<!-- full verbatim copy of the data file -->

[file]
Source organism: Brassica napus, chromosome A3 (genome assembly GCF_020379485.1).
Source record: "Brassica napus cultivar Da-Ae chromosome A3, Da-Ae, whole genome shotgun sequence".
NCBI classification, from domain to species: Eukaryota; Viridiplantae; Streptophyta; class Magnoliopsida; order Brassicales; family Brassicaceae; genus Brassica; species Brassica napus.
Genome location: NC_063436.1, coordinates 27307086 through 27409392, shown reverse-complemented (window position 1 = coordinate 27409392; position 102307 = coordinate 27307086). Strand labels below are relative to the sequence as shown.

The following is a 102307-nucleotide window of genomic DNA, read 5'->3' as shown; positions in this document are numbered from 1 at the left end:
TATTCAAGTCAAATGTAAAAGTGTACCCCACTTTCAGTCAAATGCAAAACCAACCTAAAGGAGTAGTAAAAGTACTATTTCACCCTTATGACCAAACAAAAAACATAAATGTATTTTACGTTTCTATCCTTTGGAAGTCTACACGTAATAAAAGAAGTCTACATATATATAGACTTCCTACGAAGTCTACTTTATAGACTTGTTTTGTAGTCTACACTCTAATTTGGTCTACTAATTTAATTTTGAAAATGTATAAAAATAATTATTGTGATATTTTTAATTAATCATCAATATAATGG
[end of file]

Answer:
Source organism: Brassica napus, chromosome A3 (genome assembly GCF_020379485.1).
Source record: "Brassica napus cultivar Da-Ae chromosome A3, Da-Ae, whole genome shotgun sequence".
NCBI classification, from domain to species: Eukaryota; Viridiplantae; Streptophyta; class Magnoliopsida; order Brassicales; family Brassicaceae; genus Brassica; species Brassica napus.
Genome location: NC_063436.1, coordinates 27307086 through 27409392, shown reverse-complemented (window position 1 = coordinate 27409392; position 102307 = coordinate 27307086). Strand labels below are relative to the sequence as shown.

The following is a 102307-nucleotide window of genomic DNA, read 5'->3' as shown; positions in this document are numbered from 1 at the left end:
TATTCAAGTCAAATGTAAAAGTGTACCCCACTTTCAGTCAAATGCAAAACCAACCTAAAGGAGTAGTAAAAGTACTATTTCACCCTTATGACCAAACAAAAAACATAAATGTATTTTACGTTTCTATCCTTTGGAAGTCTACACGTAATAAAAGAAGTCTACATATATATAGACTTCCTACGAAGTCTACTTTATAGACTTGTTTTGTAGTCTACACTCTAATTTGGTCTACTAATTTAATTTTGAAAATGTATAAAAATAATTATTGTGATATTTTTAATTAATCATCAATATAATGG